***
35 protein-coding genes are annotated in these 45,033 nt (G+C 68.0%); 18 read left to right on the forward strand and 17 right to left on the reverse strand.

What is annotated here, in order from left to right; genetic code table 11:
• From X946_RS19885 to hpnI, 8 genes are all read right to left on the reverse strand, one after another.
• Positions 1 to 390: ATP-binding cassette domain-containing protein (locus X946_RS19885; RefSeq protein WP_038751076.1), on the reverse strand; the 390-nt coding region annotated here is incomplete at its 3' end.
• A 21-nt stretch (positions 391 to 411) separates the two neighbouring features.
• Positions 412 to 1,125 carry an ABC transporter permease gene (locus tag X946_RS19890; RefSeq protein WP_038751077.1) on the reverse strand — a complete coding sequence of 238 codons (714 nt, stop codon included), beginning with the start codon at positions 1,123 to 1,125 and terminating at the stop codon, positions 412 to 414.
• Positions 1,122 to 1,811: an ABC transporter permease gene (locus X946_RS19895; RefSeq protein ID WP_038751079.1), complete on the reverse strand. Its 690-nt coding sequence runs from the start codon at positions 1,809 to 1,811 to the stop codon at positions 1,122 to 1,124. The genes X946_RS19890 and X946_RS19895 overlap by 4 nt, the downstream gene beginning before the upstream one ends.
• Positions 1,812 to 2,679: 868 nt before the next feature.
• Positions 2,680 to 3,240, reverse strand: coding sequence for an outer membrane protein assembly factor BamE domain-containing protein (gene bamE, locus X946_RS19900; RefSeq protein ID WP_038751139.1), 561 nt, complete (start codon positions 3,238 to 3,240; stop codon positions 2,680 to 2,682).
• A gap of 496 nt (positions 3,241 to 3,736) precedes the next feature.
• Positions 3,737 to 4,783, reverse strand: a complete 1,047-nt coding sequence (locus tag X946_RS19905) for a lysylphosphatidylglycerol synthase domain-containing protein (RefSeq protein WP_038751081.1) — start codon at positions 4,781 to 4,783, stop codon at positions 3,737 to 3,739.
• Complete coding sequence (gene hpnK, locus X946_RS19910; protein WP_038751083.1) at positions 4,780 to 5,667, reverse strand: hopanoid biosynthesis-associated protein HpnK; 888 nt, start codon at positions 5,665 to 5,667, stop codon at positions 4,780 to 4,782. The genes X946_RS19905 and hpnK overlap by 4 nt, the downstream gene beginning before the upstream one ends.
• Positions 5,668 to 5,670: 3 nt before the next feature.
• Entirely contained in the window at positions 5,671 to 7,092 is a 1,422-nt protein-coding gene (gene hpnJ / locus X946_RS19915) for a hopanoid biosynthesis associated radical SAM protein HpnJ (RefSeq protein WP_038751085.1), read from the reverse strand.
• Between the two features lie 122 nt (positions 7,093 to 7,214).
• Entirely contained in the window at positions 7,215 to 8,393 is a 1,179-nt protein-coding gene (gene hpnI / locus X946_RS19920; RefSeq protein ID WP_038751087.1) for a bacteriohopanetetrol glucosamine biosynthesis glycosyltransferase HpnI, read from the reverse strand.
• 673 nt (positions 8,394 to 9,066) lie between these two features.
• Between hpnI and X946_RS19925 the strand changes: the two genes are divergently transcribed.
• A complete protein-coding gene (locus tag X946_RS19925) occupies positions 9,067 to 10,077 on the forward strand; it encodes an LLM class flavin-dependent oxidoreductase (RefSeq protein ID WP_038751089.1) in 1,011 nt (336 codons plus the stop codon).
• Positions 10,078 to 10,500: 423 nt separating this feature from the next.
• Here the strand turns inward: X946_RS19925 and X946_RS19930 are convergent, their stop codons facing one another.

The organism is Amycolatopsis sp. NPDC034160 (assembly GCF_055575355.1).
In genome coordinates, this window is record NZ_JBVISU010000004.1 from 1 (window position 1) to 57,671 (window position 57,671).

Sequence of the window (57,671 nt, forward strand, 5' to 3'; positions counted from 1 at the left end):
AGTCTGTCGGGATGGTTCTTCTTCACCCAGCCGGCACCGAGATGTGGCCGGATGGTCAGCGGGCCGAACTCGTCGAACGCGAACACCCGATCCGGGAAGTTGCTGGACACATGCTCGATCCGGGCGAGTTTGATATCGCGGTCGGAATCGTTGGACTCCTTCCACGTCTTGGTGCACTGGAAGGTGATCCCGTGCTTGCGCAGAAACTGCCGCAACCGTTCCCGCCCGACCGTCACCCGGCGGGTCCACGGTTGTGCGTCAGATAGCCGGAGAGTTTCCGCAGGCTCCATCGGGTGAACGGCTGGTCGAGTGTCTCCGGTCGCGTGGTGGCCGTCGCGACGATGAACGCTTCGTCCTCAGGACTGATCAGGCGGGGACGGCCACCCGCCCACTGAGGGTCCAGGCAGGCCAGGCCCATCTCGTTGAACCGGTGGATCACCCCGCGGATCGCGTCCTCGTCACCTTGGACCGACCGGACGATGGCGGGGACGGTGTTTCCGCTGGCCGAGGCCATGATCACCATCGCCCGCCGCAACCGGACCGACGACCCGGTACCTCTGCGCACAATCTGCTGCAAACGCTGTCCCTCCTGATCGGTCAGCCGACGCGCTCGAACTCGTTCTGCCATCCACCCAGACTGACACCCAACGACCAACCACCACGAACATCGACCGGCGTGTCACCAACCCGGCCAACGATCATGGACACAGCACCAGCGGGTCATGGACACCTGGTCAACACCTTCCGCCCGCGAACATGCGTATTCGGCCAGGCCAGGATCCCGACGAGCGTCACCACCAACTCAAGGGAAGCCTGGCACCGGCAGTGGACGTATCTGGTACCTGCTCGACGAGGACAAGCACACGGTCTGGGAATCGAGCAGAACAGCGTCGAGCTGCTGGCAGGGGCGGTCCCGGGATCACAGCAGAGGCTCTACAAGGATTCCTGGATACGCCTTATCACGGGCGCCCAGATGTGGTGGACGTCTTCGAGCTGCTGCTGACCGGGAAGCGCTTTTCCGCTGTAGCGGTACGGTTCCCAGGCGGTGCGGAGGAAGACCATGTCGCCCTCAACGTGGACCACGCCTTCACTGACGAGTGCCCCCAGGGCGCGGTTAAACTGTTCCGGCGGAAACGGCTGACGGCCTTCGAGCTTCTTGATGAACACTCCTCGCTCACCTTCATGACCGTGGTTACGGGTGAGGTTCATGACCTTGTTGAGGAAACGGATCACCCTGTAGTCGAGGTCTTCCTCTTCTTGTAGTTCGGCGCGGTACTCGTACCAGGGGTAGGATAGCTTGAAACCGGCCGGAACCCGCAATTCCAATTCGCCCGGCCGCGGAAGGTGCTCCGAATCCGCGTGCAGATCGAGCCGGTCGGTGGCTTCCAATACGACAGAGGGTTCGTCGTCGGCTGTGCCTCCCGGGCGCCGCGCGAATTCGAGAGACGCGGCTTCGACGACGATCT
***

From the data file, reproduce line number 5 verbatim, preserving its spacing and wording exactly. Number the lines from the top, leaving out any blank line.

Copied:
• A 21-nt stretch (positions 391 to 411) separates the two neighbouring features.